The station is bombarded by Low-Impact Torpedoes that take out power substations and flood the corridors with acrid smoke before the gas canisters are released. When the mines in the airlock are detonated, 15 Daleks are destroyed (slightly more than the two on telly). The narrator tells us that ‘by now, almost everyone [the prisoner] had known would doubtless be dead’. Considering this is Davros, and he was in suspended animation for thousands of years before he was frozen, this might seem a little obvious, so we must assume that this is a viewpoint generally held by the crew and that they don’t necessarily know the details of his extended timeline:
His lower half, liveried much as a Dalek, was not only his transport but his life support system. On his top half, with its missing left arm, Davros was dressed in the inevitable leather jacket. With blind eyes he observed the world through a single, blue electronic eyeball set into his forehead.
The bomb disposal squad includes metallurgist Professor Sarah Laird, Sergeant Graham Calder, who is an explosives expert and also very good at making a decent pot of tea, and the group leader, Colonel Patrick Archer, who is an academic without much active field experience. The soldier killed by the Dalek in the warehouse is the first to die under Archer’s command, which unnerves the Colonel more than he expects. The soldier attacked by the Dalek mutant is Lance Corporal Miller.
Turlough has a compass given to him by the Doctor, which he regrets leaving behind in the TARDIS as he gets hopelessly lost aboard the Dalek ship. The Doctor feels uncomfortable killing the Dalek mutant with a handgun. A second Dalek arrives unnoticed at the warehouse, fails to find its fallen comrade and disappears via the time corridor.
Davros enlists help from Trooper engineer Dente Kiston (considering the character was played by future EastEnders star Leslie Grantham, should we wonder if his nickname among the crew was ‘Dirty Dente’?). It’s Lytton, not Kiston who suggests Davros must be ‘equally humane’ in his revenge. The Supreme and Alpha Daleks are aware of Davros’s betrayal from the very start, but the Supreme allows it to play out. Davros is compared to Florence Foster Jenkins attempting a high-C as he rants. A cultural reference for the kids there, Eric.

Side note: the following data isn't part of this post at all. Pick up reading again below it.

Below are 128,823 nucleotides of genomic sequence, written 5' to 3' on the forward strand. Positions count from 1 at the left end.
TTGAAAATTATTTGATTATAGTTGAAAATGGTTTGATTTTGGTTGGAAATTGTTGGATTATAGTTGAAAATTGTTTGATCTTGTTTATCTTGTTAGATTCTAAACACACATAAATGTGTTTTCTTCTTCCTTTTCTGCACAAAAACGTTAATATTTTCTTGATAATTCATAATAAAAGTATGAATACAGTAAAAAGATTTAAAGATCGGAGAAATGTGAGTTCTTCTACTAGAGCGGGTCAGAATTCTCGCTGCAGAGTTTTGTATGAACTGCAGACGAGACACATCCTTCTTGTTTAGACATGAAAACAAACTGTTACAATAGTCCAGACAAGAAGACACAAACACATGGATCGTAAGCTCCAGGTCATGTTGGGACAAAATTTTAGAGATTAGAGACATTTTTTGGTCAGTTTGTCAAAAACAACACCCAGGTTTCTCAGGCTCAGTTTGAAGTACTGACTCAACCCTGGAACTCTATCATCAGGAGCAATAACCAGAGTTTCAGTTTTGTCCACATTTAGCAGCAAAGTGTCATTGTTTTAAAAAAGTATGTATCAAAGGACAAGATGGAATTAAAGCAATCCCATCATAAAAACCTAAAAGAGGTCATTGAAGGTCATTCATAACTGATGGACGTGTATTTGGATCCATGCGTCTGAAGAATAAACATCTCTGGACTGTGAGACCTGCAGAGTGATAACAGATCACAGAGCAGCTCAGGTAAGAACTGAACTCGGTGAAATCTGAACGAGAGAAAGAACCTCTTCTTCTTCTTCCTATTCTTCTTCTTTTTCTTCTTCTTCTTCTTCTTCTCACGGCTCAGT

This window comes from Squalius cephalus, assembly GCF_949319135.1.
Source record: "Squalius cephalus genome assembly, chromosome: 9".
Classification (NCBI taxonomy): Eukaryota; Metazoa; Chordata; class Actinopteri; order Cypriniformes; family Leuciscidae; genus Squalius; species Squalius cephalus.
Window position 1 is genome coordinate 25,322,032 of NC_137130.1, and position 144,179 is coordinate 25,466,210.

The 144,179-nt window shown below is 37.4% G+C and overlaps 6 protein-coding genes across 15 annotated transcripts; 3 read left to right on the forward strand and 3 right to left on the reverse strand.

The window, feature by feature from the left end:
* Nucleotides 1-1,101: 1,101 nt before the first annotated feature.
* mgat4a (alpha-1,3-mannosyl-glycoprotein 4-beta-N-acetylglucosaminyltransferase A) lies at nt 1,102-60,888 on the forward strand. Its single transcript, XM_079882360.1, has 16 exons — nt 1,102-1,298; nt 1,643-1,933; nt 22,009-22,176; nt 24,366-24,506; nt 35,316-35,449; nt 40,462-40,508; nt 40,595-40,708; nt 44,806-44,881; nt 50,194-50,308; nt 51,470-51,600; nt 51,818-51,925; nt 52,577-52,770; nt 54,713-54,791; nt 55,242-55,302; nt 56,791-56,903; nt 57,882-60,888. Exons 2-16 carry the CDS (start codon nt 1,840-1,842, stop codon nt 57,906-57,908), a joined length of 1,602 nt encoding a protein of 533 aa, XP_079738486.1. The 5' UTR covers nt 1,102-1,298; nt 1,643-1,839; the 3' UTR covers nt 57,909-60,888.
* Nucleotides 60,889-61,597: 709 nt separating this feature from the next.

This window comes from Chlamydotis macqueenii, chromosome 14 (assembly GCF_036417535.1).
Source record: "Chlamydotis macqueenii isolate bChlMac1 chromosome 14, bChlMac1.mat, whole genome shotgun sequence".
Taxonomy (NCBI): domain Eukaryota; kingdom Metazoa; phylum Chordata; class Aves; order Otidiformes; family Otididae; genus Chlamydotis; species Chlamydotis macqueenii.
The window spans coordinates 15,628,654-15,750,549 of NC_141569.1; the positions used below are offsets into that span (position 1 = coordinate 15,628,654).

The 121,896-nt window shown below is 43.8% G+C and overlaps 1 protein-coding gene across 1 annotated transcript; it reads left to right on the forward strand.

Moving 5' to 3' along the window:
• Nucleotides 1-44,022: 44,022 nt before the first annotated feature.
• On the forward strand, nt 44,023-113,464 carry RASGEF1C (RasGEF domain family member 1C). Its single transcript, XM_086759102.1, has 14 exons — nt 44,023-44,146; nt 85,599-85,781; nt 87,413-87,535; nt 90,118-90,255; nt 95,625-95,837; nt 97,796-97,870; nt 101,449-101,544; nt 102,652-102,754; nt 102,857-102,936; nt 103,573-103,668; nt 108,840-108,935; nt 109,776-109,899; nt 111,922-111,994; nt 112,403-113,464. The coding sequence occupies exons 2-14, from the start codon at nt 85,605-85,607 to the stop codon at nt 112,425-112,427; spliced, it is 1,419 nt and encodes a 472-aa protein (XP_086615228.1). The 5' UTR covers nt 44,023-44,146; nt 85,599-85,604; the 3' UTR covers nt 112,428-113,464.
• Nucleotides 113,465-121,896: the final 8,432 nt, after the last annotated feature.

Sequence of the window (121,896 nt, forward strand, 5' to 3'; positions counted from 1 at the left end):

The TARDIS is said to be from the ‘Type 40 TT series’ but the Doctor has modified it extensively: There’s an art gallery where visitors can gain an insight into artworks by walking around in them; a cavernous wardrobe containing ‘oceans of conflicting garments’; the Explosion Emotion Chamber allows a person to relive sensations and memories; the library contains all of literature from throughout Earth’s history; the robot chef, Ooba-Doa, can conjure up any number of delectable dishes; and the gym, cinema, concert room, private allotment (with its own shed), rock collection and workshops are similarly beyond the realms of a TV budget. The Doctor’s favourite films include Chimes at Midnight (1965, Orson Welles), The Sea Hawk (1940, Michael Curtis) and The Third Man (1949, Carol Reed).
Lance Corporal Miller, controlled by the Dalek poison in his blood, runs off through Shad Thames until he finds a white lorry; he climbs into the back – where he joins his deceased colleagues. A squad of Daleks materialises inside the warehouse to send a high-frequency signal that activates the duplication process (the high-pitched whine that affects Laird on TV). The duplicates then emerge from the back of the white lorry. It’s the Alpha Dalek that intercepts the Doctor on his arrival (‘that’s a new title’, he notes). An officious Gamma Dalek is assigned to guard Davros. A Beta Dalek oversees the duplication room. The two Daleks who are conditioned to obey Davros are Delta and Epsilon.